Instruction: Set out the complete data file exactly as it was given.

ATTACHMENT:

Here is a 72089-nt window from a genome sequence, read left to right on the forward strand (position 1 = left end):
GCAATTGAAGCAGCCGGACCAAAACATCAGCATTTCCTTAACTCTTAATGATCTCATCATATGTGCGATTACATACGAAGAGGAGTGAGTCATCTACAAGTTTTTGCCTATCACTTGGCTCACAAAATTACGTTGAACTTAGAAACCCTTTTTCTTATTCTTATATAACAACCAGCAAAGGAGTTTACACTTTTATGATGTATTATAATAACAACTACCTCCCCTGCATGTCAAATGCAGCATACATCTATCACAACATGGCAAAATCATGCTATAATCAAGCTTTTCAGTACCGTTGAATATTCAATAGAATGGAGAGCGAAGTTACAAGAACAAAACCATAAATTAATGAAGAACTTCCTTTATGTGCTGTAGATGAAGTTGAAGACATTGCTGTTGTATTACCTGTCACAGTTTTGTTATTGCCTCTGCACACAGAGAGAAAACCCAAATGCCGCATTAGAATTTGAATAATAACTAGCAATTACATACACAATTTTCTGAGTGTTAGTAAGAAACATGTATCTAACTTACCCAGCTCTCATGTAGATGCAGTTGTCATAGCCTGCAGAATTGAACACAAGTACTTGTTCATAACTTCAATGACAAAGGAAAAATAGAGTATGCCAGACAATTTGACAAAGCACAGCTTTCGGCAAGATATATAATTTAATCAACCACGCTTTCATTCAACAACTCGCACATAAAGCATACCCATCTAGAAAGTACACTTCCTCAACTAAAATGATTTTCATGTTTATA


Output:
Here is a 72089-nt window from a genome sequence, read left to right on the forward strand (position 1 = left end):
GCAATTGAAGCAGCCGGACCAAAACATCAGCATTTCCTTAACTCTTAATGATCTCATCATATGTGCGATTACATACGAAGAGGAGTGAGTCATCTACAAGTTTTTGCCTATCACTTGGCTCACAAAATTACGTTGAACTTAGAAACCCTTTTTCTTATTCTTATATAACAACCAGCAAAGGAGTTTACACTTTTATGATGTATTATAATAACAACTACCTCCCCTGCATGTCAAATGCAGCATACATCTATCACAACATGGCAAAATCATGCTATAATCAAGCTTTTCAGTACCGTTGAATATTCAATAGAATGGAGAGCGAAGTTACAAGAACAAAACCATAAATTAATGAAGAACTTCCTTTATGTGCTGTAGATGAAGTTGAAGACATTGCTGTTGTATTACCTGTCACAGTTTTGTTATTGCCTCTGCACACAGAGAGAAAACCCAAATGCCGCATTAGAATTTGAATAATAACTAGCAATTACATACACAATTTTCTGAGTGTTAGTAAGAAACATGTATCTAACTTACCCAGCTCTCATGTAGATGCAGTTGTCATAGCCTGCAGAATTGAACACAAGTACTTGTTCATAACTTCAATGACAAAGGAAAAATAGAGTATGCCAGACAATTTGACAAAGCACAGCTTTCGGCAAGATATATAATTTAATCAACCACGCTTTCATTCAACAACTCGCACATAAAGCATACCCATCTAGAAAGTACACTTCCTCAACTAAAATGATTTTCATGTTTATA